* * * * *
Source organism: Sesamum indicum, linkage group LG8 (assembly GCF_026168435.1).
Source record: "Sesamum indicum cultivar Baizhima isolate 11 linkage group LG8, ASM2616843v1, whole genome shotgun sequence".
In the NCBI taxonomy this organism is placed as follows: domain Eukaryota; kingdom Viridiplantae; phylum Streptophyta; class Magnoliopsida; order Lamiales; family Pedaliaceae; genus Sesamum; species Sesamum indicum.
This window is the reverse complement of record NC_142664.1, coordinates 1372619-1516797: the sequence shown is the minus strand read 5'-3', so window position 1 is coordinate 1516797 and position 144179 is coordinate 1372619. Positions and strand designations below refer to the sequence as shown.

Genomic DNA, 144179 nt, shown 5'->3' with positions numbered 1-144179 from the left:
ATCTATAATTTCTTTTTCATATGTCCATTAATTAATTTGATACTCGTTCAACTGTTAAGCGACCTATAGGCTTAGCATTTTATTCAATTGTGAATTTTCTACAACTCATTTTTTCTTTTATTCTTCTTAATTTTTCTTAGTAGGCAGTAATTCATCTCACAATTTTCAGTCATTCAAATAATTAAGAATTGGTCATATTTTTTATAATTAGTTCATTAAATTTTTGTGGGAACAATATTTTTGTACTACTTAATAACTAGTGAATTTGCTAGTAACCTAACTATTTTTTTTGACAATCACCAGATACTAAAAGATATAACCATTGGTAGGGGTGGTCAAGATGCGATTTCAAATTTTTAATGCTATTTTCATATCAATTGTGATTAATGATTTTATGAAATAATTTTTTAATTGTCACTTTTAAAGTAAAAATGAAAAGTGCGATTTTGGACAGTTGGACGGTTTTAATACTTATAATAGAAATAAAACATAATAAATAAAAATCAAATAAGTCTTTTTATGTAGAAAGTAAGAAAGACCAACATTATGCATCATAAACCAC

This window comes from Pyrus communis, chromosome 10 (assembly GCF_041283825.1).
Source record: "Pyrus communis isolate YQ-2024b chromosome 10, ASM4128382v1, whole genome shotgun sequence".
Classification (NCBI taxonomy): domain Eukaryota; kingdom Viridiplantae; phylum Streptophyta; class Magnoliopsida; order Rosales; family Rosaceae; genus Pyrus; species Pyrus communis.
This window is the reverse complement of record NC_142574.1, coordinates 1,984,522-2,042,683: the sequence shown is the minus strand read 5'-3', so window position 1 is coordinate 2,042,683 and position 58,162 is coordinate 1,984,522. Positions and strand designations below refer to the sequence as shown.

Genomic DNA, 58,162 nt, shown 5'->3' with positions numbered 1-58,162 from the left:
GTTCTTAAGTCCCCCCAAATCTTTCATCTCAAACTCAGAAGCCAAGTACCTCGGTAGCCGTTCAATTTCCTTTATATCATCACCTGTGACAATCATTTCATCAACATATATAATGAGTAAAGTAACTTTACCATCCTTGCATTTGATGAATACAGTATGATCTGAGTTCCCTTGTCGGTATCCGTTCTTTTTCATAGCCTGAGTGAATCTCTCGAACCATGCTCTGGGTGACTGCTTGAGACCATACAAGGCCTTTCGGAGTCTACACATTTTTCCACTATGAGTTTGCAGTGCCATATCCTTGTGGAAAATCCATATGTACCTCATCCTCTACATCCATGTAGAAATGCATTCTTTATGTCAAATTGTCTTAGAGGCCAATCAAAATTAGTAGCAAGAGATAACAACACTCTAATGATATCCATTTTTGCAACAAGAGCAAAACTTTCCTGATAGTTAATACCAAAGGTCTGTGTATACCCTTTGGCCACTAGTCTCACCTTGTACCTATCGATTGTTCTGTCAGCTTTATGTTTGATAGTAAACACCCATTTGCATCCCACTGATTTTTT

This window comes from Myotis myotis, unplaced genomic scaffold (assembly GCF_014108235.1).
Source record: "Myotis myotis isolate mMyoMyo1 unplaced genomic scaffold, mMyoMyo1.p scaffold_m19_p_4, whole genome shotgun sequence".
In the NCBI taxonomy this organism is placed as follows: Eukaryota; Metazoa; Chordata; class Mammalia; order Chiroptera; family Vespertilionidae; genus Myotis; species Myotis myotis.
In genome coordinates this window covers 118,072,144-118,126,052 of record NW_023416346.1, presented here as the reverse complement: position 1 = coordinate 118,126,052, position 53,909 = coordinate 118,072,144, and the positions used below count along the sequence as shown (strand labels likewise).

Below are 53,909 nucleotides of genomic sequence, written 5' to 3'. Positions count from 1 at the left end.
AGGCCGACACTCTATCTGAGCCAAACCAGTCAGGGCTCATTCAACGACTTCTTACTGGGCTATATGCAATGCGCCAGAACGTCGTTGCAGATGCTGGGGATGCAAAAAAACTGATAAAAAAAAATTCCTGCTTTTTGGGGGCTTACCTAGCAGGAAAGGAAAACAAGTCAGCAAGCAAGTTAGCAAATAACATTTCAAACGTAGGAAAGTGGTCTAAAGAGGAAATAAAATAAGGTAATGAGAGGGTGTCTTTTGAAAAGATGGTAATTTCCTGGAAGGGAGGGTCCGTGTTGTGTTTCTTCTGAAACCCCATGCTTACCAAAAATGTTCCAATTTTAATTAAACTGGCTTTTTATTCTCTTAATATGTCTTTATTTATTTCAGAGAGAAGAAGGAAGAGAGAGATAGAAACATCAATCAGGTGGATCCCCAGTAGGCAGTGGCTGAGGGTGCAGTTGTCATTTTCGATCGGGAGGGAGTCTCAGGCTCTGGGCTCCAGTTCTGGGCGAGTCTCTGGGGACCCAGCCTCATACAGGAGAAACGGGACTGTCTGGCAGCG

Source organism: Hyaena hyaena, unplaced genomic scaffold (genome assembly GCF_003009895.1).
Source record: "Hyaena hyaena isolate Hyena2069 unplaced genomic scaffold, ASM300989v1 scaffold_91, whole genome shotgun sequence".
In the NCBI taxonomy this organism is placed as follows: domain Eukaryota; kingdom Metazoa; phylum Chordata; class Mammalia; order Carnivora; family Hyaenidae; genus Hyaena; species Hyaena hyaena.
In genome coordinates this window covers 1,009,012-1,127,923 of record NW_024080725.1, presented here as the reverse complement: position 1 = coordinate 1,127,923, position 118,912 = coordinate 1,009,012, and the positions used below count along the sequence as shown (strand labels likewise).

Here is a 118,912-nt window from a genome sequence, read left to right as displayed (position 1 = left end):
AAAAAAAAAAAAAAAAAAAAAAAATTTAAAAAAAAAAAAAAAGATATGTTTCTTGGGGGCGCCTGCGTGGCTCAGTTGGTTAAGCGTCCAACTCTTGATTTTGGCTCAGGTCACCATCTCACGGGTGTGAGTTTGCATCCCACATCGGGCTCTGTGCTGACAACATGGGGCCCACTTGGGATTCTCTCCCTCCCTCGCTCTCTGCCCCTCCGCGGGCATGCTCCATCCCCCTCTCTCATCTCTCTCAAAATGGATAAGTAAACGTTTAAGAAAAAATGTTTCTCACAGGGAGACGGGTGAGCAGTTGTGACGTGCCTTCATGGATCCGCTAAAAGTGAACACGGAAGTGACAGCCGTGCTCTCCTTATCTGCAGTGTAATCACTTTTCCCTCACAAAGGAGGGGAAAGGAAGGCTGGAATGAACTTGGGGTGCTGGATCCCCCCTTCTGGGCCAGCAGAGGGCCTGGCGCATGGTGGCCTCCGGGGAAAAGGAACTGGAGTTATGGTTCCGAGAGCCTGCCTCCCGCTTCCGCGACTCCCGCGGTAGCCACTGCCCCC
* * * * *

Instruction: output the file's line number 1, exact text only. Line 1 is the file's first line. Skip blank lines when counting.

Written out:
Source organism: Sesamum indicum, linkage group LG8 (assembly GCF_026168435.1).